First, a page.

Family Farmers: “Sheila Harsdorf Should Know Better, She Was a Farmer"

Harsdorf Beholden to Corporate Farms, Turned Back on Family Farmers Years Ago

RIVER FALLS, WI – Despite owning a farm for years, it’s become increasingly clear that Sheila Harsdorf has forgotten the struggles that family farmers across Wisconsin face each day to stay afloat. While Harsdorf’s support of Walker’s extreme budget promises to decimate key aspects of the agricultural industry, Sheila Harsdorf’s anti-family farm agenda spans the majority of her political career.

For one farmer, John Schaefer of Spring Valley, WI, it all started with Harsdorf’s opposition to the Family Farm Protection Act in 2002. According to Shafer, Harsdorf put corporate farms ahead of family farms – a grave indication of the senator’s perverse priorities. And while Walker and Harsdorf are bankrolling corporate farms with millions in grants, they are simultaneously slashing BadgerCare, a program that is critical for family farmers to maintain their independence.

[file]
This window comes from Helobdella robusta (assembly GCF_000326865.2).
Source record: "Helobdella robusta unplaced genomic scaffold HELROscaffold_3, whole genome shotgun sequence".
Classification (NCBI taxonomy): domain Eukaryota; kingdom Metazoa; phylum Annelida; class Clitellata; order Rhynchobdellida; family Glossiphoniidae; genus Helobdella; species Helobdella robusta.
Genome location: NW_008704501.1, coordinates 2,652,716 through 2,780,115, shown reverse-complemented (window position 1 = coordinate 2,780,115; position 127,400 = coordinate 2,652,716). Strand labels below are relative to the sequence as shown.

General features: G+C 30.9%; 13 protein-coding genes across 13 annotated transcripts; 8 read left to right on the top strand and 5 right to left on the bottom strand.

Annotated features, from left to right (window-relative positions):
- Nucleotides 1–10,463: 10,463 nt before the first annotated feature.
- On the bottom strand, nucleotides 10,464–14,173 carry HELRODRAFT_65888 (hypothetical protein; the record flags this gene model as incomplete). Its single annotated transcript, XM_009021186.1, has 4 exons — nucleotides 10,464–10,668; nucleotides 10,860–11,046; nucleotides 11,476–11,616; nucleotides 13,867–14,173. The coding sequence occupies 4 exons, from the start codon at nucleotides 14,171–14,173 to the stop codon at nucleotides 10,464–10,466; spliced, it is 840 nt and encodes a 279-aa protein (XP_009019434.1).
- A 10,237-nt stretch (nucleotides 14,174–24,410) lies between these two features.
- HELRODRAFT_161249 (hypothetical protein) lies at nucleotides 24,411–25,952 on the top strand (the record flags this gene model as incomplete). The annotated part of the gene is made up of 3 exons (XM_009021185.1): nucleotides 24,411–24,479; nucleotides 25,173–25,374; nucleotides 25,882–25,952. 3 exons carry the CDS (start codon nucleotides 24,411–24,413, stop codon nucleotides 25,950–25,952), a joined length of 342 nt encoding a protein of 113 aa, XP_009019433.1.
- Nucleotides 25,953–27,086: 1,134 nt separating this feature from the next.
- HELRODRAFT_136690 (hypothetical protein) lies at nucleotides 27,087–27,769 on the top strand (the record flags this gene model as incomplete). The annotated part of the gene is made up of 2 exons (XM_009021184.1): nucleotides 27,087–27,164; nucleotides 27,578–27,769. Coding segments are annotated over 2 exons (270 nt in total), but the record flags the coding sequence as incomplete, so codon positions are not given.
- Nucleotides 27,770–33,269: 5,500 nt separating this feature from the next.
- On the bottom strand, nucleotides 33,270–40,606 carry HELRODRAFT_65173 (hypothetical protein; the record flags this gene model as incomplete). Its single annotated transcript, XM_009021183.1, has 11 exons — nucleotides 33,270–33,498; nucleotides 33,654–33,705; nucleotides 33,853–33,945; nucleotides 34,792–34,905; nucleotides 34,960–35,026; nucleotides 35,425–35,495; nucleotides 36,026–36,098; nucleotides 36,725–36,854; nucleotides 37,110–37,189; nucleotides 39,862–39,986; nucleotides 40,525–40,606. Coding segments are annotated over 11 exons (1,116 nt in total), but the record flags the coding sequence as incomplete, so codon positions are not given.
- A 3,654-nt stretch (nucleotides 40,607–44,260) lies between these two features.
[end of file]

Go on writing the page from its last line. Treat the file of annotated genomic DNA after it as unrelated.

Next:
“This is a culture that is worth preserving,” explained Shafer, whose farm has been in his family for nearly 100 years. And with scores of family farms across the 10th Senate District – who collectively feed thousands of families in the region – not preserving the culture doesn’t seem to be an option.

But Harsdorf’s unbridled assault on family farmers would suggest the senator sees it differently. When Sheila Harsdorf voted for Walker’s extreme budget, she voted to exempt polluters from basic environmental standards and she voted to burden communities with increased costs to implement Clean Water Fund programs – effectively putting the vitality of the environment at jeopardy in one foul swoop.

And if slashing healthcare and degrading the environment weren’t enough, Harsdorf seems intent on attacking education programs important to  farmers. Quietly tucked in Walker’s extreme budget is more than $35 million in cuts for technical colleges, resulting in a nearly 6% tuition increase – cuts that will stifle agricultural innovation by putting continuing education programs out of reach for family farmers.

Above all else, one thing is clear: Sheila Harsdorf was a farmer and she should know better.

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